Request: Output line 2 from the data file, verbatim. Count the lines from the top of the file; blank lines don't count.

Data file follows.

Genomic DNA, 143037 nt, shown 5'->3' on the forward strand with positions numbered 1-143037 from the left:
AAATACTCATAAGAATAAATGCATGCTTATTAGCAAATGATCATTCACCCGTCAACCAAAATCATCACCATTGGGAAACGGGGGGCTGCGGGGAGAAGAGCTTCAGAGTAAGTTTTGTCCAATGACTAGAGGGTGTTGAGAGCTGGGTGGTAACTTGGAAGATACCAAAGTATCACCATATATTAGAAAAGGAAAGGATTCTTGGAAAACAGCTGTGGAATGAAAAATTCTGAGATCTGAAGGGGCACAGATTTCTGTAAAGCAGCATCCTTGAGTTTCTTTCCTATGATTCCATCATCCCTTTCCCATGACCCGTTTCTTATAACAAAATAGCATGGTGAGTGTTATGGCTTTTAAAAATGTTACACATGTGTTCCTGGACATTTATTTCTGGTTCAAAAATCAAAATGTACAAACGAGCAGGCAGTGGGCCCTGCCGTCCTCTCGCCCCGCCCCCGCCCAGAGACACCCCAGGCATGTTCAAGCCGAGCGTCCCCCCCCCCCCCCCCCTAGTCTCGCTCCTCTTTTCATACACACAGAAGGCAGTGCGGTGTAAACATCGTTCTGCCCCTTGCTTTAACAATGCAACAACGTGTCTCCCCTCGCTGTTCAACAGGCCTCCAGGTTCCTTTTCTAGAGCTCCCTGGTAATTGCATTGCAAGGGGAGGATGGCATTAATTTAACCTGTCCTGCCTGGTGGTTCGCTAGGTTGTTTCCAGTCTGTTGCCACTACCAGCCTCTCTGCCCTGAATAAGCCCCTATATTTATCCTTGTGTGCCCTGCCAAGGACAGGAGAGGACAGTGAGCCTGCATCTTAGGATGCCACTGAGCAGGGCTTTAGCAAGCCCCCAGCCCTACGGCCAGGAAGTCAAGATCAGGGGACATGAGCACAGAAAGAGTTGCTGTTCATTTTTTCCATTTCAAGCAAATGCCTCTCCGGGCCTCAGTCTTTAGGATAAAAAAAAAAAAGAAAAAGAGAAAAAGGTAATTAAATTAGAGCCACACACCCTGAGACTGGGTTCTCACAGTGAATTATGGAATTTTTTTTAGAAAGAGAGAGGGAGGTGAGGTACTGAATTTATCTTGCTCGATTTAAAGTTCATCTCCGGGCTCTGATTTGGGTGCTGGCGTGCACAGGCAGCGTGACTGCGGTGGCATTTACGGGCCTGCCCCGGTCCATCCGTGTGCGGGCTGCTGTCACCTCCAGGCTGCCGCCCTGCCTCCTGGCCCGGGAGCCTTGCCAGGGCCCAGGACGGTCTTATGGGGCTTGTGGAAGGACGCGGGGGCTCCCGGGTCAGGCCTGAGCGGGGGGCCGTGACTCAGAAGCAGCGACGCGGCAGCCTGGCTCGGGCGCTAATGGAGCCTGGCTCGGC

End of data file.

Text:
AAATACTCATAAGAATAAATGCATGCTTATTAGCAAATGATCATTCACCCGTCAACCAAAATCATCACCATTGGGAAACGGGGGGCTGCGGGGAGAAGAGCTTCAGAGTAAGTTTTGTCCAATGACTAGAGGGTGTTGAGAGCTGGGTGGTAACTTGGAAGATACCAAAGTATCACCATATATTAGAAAAGGAAAGGATTCTTGGAAAACAGCTGTGGAATGAAAAATTCTGAGATCTGAAGGGGCACAGATTTCTGTAAAGCAGCATCCTTGAGTTTCTTTCCTATGATTCCATCATCCCTTTCCCATGACCCGTTTCTTATAACAAAATAGCATGGTGAGTGTTATGGCTTTTAAAAATGTTACACATGTGTTCCTGGACATTTATTTCTGGTTCAAAAATCAAAATGTACAAACGAGCAGGCAGTGGGCCCTGCCGTCCTCTCGCCCCGCCCCCGCCCAGAGACACCCCAGGCATGTTCAAGCCGAGCGTCCCCCCCCCCCCCCCCCTAGTCTCGCTCCTCTTTTCATACACACAGAAGGCAGTGCGGTGTAAACATCGTTCTGCCCCTTGCTTTAACAATGCAACAACGTGTCTCCCCTCGCTGTTCAACAGGCCTCCAGGTTCCTTTTCTAGAGCTCCCTGGTAATTGCATTGCAAGGGGAGGATGGCATTAATTTAACCTGTCCTGCCTGGTGGTTCGCTAGGTTGTTTCCAGTCTGTTGCCACTACCAGCCTCTCTGCCCTGAATAAGCCCCTATATTTATCCTTGTGTGCCCTGCCAAGGACAGGAGAGGACAGTGAGCCTGCATCTTAGGATGCCACTGAGCAGGGCTTTAGCAAGCCCCCAGCCCTACGGCCAGGAAGTCAAGATCAGGGGACATGAGCACAGAAAGAGTTGCTGTTCATTTTTTCCATTTCAAGCAAATGCCTCTCCGGGCCTCAGTCTTTAGGATAAAAAAAAAAAAGAAAAAGAGAAAAAGGTAATTAAATTAGAGCCACACACCCTGAGACTGGGTTCTCACAGTGAATTATGGAATTTTTTTTAGAAAGAGAGAGGGAGGTGAGGTACTGAATTTATCTTGCTCGATTTAAAGTTCATCTCCGGGCTCTGATTTGGGTGCTGGCGTGCACAGGCAGCGTGACTGCGGTGGCATTTACGGGCCTGCCCCGGTCCATCCGTGTGCGGGCTGCTGTCACCTCCAGGCTGCCGCCCTGCCTCCTGGCCCGGGAGCCTTGCCAGGGCCCAGGACGGTCTTATGGGGCTTGTGGAAGGACGCGGGGGCTCCCGGGTCAGGCCTGAGCGGGGGGCCGTGACTCAGAAGCAGCGACGCGGCAGCCTGGCTCGGGCGCTAATGGAGCCTGGCTCGGC